*Marion Elizabeth Rodgers, ed. The Impossible H.L. Mencken: A Selection of His Best Newspaper Stories.  With a Foreword by Gore Vidal.  New York: Anchor Books, Doubleday, 1991, pp. 465-468.

**Hans-Hermann Hoppe, Democracy: The God That Failed: The Economics and Politics of Monarchy, Democracy and Natural Order.  New Brunswick (U.S.A.): Transaction Publishers, 2001, pp. xii-xiii.

Antonius Aquinas@AntoniusAquinas





Feudalism: Was it so Bad?

feudal system

One of the biggest misconceptions held among the independent and alternative media is that of feudalism and the political, economic and social arrangements which characterized that unfairly maligned epoch.

Derogatory language is often used to describe feudal times with commentators often suggesting that today’s political and financial elites seek to return mankind to such a supposedly depressed, stagnate and repressive condition.

Those who receive the most animus from alternative media pundits are the authority figures and institutions which reigned throughout the period – knights, dukes, kings, princes, popes, priests, bishops, churches, monasteries, and cathedrals.

Yet, was this the case; was feudalism which existed throughout much of the Middle Ages really that bad?

Politically, despite the distortions found in contemporary history books and political science texts, state power in feudal times can be categorized in one term – decentralized – which in reality meant a considerable amount of individual liberty and freedom for all, including serfs.

Naturally, feudal political conditions across Europe varied, however, a look through Carl Stephenson’s classic work, Mediaeval Feudalism, is instructive:

So far as eleventh-century France is concerned, we may disregard

the royal authority altogether.  The kingdom of the West Franks,

which had never been more than a political makeshift, now seemed

on the point of final dissolution. . . . The ancient rights of the crown

had long since passed to such men as were able, with or without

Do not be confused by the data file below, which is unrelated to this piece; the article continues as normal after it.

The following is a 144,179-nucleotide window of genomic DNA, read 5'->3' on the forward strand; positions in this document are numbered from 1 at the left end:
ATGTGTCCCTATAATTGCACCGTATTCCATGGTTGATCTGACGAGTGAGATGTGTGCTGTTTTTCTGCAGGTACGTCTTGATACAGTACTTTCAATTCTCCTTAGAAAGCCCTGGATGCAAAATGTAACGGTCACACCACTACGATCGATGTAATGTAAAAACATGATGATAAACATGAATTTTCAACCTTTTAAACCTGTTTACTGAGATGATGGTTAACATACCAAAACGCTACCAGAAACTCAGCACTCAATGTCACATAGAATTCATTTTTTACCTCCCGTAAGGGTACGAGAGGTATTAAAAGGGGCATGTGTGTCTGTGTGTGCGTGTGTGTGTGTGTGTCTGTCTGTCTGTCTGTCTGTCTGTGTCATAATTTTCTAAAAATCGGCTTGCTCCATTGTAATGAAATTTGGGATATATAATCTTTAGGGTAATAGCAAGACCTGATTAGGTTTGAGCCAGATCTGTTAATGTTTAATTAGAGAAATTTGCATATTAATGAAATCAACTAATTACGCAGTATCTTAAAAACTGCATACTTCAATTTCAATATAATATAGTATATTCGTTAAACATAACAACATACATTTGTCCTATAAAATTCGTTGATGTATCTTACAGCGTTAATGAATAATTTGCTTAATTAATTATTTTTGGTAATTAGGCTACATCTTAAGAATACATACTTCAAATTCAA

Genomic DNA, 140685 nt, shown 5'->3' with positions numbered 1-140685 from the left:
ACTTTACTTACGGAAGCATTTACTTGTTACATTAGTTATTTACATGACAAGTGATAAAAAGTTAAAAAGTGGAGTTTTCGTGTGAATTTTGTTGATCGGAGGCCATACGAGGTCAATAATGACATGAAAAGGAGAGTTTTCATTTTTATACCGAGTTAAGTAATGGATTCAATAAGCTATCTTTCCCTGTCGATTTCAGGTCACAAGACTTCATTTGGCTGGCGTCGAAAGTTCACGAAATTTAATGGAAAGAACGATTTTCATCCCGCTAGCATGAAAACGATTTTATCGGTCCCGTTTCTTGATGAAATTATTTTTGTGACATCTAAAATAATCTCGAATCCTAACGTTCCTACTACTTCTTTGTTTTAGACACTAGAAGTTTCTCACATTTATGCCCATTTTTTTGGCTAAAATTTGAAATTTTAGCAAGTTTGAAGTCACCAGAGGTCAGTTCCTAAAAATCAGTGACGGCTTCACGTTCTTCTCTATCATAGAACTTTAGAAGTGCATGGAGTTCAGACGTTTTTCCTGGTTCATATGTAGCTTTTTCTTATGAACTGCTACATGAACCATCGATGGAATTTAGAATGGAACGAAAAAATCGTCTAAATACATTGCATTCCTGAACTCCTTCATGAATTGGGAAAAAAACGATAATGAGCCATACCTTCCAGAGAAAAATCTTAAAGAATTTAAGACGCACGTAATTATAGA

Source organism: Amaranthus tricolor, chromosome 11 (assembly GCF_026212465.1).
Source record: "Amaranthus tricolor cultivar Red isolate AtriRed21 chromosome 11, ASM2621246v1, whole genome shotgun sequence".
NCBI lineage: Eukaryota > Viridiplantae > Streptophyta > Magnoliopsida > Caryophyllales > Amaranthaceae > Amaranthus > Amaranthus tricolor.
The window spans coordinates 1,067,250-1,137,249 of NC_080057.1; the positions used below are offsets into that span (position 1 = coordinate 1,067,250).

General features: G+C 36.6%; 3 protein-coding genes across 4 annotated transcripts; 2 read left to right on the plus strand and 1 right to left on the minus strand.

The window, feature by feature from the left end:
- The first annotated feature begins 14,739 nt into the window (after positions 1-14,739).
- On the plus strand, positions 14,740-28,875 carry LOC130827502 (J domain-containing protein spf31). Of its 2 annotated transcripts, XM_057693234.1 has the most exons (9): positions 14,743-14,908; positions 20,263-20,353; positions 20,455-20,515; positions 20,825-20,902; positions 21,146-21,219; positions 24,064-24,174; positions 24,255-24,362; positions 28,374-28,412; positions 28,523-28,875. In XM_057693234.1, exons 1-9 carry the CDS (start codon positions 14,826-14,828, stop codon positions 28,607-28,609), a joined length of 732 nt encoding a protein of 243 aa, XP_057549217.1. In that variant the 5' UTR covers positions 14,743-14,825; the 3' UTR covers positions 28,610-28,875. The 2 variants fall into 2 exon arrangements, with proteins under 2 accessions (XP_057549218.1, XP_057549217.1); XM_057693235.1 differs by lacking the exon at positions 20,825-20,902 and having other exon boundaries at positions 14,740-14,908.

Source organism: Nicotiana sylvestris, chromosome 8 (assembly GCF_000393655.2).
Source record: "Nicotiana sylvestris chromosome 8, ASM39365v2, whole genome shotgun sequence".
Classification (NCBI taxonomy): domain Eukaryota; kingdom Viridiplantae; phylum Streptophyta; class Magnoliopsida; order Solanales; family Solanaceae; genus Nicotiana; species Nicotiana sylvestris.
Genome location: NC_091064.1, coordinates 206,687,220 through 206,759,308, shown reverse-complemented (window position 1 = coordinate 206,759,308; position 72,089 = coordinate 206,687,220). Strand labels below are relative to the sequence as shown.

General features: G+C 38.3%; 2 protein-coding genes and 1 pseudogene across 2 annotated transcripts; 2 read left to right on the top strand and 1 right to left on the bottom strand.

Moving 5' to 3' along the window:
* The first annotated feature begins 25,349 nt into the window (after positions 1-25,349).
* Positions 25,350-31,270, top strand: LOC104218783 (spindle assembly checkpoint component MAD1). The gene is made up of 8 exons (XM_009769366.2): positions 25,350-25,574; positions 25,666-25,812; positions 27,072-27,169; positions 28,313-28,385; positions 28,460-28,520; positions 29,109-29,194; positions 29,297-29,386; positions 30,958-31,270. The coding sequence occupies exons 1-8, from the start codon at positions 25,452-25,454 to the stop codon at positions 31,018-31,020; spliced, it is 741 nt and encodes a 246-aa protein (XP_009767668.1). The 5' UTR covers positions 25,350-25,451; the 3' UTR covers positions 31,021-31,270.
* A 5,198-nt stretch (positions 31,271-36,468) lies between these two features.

legal authorization to organize and defend a local territory. . . .

The greater of the king’s alleged vassals never came near his court,

whether to perform homage or to render any other service.  What

respect could they have for a theoretical lord who was defied with

impunity by petty officials on his own domain?1

Professor Stephenson continues with words that should warm the hearts of anti-statists everywhere:

France, obviously, had ceased to be a state in any proper sense

of the word.  Rather, it had been split into a number of states

whose rulers, no matter how they styled themselves, enjoyed

the substance of the regal power.2

In Germany, too, power was radically diffused as Professor Stephenson describes:

. . . in various other ways the rulers of Germany sought to

maintain the Carolingian tradition of a grandiose monarchy.

They even revived the imperial title and made brave efforts

to reign on both sides of the Alps.  But the task was an

impossible one.  The Holy Roman Empire became a mere

sham; and as the prolonged contest between the royal

and the princely authority ended in the complete victory of

the latter, Germany. . . was resolved into a group of feudal


Despite their aggrandizing efforts, the German kings could never succeed in establishing absolutist rule:

Vainly trying to be Roman emperors, the successors of

Otto I . . . became [as kings] purely elective, degenerated

into a sort of decoration to be borne first by one local prince